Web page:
• Bible Films Blog

    Looking at film interpretations of the stories in the Bible - past, present and future, as well as preparation for a future work on Straub/Huillet's Moses und Aron and a few bits and pieces on biblical studies.

    Matt Page


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    Thursday, November 30, 2017

    A.D. (2015) - Part 4

    This is part 4 of a series of posts covering A.D. episode by episode & are initial impressions not a review. You can read them all here.
    After my last piece on this series, I decided I couldn't continue just to mention the same three or four characteristics of this series over and over again every time I wrote about it. So I decided to try and bring something new this time. I was fortunate, therefore, that this episode was both the most interesting and the best of the series so far, and I'd suggest also better than any of the episodes from the original The Bible series (2013).

    For one thing it felt like it was this episode where the series' multi-ethnic casting really matured. It's been a key feature of course, both of A.D. The Bible Continues/Kingdom and Empire and The Bible before it, , notably the casting of black actors to play Samson and John son of Zebedee, but whilst that has been in some senses laudable, it's also felt a little forced, like a man trying to impress a woman by telling her how into feminism he is.

    This time, however, it felt more natural and it started to reap the benefits. In particular it seemed like the first time that John was allowed to really emerge from being one of the twelve to being a more distinct character. He's still very much playing second fiddle to Peter, but he had a bigger role than in previous episodes.

    More broadly the multi-ethnic casting gave a far more realistic feel to a busy, trade route city such as Jerusalem in an empire that extended into Africa, Asia and across most of Europe. There's a tendency as well to assume that the Jews were largely an ethnically pure race, but I'm not sure that this is much more than an assumption based on a purist extrapolation of Jewish law.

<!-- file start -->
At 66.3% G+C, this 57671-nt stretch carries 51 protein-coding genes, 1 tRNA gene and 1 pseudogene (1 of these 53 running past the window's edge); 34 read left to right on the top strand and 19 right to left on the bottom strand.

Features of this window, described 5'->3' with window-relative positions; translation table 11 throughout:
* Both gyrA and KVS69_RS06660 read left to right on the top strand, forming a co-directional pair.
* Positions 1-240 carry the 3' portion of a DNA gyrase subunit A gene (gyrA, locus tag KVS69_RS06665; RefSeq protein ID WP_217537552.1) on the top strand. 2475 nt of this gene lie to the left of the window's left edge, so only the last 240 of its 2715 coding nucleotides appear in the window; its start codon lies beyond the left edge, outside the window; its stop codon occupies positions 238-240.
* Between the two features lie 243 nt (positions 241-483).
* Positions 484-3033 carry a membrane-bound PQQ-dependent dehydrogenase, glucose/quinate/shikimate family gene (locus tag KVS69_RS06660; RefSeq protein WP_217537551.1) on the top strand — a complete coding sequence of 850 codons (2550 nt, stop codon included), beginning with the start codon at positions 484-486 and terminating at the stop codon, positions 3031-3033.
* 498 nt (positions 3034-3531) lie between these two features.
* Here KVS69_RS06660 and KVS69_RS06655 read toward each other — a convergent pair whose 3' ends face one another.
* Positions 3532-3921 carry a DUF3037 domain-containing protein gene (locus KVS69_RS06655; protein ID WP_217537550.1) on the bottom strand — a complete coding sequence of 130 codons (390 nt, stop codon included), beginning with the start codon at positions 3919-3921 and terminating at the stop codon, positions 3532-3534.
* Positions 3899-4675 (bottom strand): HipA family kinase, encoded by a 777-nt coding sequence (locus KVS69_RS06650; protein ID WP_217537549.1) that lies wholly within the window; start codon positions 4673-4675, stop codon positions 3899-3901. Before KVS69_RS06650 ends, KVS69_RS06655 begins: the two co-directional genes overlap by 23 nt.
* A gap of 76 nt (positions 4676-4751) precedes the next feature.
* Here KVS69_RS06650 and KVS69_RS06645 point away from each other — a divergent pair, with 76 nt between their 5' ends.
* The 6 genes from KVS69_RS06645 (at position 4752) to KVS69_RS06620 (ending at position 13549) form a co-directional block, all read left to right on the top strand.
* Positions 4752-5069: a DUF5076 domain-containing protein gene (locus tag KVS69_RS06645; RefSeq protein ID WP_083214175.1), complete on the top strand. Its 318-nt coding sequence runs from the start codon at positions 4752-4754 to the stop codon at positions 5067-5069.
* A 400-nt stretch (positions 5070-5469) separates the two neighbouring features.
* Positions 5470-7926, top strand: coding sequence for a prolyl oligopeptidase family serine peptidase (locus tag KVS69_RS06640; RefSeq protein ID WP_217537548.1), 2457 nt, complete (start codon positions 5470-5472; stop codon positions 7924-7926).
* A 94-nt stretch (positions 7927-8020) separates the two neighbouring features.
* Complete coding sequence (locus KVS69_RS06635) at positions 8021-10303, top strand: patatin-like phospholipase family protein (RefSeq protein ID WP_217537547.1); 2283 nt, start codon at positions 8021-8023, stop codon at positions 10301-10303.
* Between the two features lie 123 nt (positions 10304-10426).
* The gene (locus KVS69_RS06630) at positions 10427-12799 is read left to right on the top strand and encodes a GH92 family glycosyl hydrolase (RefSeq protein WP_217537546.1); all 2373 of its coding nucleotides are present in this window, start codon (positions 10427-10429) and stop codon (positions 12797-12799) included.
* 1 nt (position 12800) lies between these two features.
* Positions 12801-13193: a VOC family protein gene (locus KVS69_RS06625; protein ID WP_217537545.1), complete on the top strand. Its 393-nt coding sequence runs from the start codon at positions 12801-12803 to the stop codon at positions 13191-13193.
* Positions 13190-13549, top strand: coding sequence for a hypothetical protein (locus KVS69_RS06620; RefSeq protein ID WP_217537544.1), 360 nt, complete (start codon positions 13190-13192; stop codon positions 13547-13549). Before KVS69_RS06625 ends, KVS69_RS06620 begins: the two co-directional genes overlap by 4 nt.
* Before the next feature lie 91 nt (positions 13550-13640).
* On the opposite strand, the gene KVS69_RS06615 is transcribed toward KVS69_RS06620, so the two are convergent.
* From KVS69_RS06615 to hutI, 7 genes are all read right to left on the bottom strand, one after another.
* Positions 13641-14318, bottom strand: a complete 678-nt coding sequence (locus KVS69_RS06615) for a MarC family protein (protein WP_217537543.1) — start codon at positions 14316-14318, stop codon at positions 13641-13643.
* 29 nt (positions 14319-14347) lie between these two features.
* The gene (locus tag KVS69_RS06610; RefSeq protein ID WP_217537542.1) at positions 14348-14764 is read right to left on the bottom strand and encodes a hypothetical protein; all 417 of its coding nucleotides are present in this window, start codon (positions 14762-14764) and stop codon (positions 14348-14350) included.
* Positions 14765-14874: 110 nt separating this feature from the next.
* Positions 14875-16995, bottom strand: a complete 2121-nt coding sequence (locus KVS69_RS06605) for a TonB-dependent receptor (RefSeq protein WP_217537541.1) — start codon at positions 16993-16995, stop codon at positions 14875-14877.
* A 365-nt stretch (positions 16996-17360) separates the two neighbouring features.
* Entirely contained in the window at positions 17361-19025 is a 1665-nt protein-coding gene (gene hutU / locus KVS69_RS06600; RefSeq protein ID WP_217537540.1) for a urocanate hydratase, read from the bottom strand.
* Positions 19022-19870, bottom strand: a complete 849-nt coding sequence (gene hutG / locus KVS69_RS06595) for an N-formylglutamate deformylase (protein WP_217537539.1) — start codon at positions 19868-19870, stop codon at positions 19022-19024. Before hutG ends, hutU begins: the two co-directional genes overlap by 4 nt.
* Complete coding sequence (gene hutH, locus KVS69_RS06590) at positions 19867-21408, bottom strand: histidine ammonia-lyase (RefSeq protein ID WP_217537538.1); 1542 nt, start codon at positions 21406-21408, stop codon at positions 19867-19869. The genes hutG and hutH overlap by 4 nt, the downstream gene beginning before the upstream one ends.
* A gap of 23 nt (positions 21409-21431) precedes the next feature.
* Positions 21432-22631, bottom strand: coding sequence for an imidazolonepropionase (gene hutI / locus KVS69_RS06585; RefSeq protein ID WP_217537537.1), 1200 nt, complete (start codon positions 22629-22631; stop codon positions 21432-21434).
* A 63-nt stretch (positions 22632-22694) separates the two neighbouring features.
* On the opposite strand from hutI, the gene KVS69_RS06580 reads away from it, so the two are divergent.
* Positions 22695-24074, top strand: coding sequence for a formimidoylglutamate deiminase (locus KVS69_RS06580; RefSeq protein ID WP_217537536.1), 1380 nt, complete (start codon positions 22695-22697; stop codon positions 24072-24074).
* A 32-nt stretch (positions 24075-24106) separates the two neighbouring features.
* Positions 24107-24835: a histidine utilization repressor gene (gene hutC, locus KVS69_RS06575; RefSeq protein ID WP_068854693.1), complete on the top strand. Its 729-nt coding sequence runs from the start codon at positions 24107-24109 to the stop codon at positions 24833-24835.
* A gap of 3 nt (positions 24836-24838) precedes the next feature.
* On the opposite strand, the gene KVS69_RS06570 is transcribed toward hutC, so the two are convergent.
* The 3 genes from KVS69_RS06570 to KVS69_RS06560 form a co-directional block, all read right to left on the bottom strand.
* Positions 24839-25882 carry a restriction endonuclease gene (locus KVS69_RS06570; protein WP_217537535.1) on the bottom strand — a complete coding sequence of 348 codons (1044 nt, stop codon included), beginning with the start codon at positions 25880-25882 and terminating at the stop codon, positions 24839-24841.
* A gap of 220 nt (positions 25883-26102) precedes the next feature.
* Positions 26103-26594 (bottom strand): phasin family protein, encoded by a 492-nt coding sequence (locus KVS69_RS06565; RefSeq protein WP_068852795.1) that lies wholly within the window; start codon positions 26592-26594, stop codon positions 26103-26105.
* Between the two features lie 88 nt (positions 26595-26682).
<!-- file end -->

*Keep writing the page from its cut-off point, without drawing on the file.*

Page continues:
The most interesting scene in the film was that of Ananias and Sapphira (Acts 5), a story that has long held a kind of morbid fascination for me. The Bible remains curiously silent on the question of who, if anyone, killed the pair and the film does a good job of capturing this. It won't satisfy those who think that Peter murdered the pair (or ordered others to do it), but those who think his anger contributed to an underlying health issue will like the ambiguity.

    What I particularly appreciated about the sequence, however, was the way it adopted aspects of the horror genre. In particular the music, special effects, reaction shots on onlookers' faces and the low camera angle of various shots gave this a real horror effect. The story feels like one of the last vestiges of the Old Testament stubbornly refusing to leave and the film makes the shocking nature of this contrast stand out. Easily the best sequence in series so far.

    Elsewhere, the relationship between Pilate and Caiaphas, which annoyed me to begin with is developing in interesting ways. Where at first Caiaphas seemed to have the upper hand and be nudging Pilate into executing Jesus, now Pilate is acting in a manner far more in keeping with the thug that emerges from the various documents that describe him and Caiaphas is becoming more the sympathetic victim.

    Here he's challenged by Joseph of Arimathea that if the relationship he has cultivated with Pilate means anything then it has to mean something now (that he is randomly executing young man until the man who tried to murder him is taken into custody). The result is an utter humiliation for Caiaphas meaning that this production perhaps portrays the dominance of the Roman leaders better than any other that comes immediately to mind.

    Lastly, we also get to meet Barnabas in this episode. What's interesting about this is that he is portrayed as a rich man, but one who feels that the disciples judge him because of his wealth. Barnabas' line here "I'm disappointed you assume my wealth sets us apart" sounds like it is working a little too hard to accommodate the subsequent wealth of western churches with the communal sharing of wealth to help the poor that is depicted in the early chapters of Acts, but it's interesting to see how the story develops on this point. I'm actually quite looking forward to the next episode.



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